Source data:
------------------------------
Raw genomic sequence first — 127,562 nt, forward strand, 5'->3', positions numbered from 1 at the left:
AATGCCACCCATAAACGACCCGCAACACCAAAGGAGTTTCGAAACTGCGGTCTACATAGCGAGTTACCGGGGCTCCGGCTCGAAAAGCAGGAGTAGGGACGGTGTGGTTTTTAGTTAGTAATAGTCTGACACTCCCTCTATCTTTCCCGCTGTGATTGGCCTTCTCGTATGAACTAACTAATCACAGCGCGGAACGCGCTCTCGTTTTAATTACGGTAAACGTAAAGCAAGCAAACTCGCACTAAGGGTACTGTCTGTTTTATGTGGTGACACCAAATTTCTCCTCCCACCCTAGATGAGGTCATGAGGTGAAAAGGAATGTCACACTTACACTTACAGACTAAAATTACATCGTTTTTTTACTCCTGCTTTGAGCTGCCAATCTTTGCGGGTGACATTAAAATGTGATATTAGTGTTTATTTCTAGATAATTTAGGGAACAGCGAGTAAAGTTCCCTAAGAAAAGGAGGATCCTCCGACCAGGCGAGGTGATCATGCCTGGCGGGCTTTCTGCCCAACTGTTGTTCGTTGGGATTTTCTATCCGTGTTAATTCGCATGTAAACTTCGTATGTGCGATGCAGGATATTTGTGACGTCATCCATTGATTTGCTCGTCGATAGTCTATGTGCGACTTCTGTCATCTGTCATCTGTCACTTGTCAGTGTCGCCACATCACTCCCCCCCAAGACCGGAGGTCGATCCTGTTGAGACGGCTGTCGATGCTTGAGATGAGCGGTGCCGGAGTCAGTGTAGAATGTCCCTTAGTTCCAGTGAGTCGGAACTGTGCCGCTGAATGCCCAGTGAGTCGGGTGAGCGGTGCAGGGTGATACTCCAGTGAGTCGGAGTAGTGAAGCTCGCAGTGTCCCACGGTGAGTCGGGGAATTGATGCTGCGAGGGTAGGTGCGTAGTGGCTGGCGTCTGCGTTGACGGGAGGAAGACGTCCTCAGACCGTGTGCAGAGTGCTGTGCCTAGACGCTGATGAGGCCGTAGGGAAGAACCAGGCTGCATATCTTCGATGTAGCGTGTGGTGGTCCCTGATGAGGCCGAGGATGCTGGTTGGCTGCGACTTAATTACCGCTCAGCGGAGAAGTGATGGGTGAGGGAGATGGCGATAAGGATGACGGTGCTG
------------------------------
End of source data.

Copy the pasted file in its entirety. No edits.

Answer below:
Raw genomic sequence first — 127,562 nt, forward strand, 5'->3', positions numbered from 1 at the left:
AATGCCACCCATAAACGACCCGCAACACCAAAGGAGTTTCGAAACTGCGGTCTACATAGCGAGTTACCGGGGCTCCGGCTCGAAAAGCAGGAGTAGGGACGGTGTGGTTTTTAGTTAGTAATAGTCTGACACTCCCTCTATCTTTCCCGCTGTGATTGGCCTTCTCGTATGAACTAACTAATCACAGCGCGGAACGCGCTCTCGTTTTAATTACGGTAAACGTAAAGCAAGCAAACTCGCACTAAGGGTACTGTCTGTTTTATGTGGTGACACCAAATTTCTCCTCCCACCCTAGATGAGGTCATGAGGTGAAAAGGAATGTCACACTTACACTTACAGACTAAAATTACATCGTTTTTTTACTCCTGCTTTGAGCTGCCAATCTTTGCGGGTGACATTAAAATGTGATATTAGTGTTTATTTCTAGATAATTTAGGGAACAGCGAGTAAAGTTCCCTAAGAAAAGGAGGATCCTCCGACCAGGCGAGGTGATCATGCCTGGCGGGCTTTCTGCCCAACTGTTGTTCGTTGGGATTTTCTATCCGTGTTAATTCGCATGTAAACTTCGTATGTGCGATGCAGGATATTTGTGACGTCATCCATTGATTTGCTCGTCGATAGTCTATGTGCGACTTCTGTCATCTGTCATCTGTCACTTGTCAGTGTCGCCACATCACTCCCCCCCAAGACCGGAGGTCGATCCTGTTGAGACGGCTGTCGATGCTTGAGATGAGCGGTGCCGGAGTCAGTGTAGAATGTCCCTTAGTTCCAGTGAGTCGGAACTGTGCCGCTGAATGCCCAGTGAGTCGGGTGAGCGGTGCAGGGTGATACTCCAGTGAGTCGGAGTAGTGAAGCTCGCAGTGTCCCACGGTGAGTCGGGGAATTGATGCTGCGAGGGTAGGTGCGTAGTGGCTGGCGTCTGCGTTGACGGGAGGAAGACGTCCTCAGACCGTGTGCAGAGTGCTGTGCCTAGACGCTGATGAGGCCGTAGGGAAGAACCAGGCTGCATATCTTCGATGTAGCGTGTGGTGGTCCCTGATGAGGCCGAGGATGCTGGTTGGCTGCGACTTAATTACCGCTCAGCGGAGAAGTGATGGGTGAGGGAGATGGCGATAAGGATGACGGTGCTG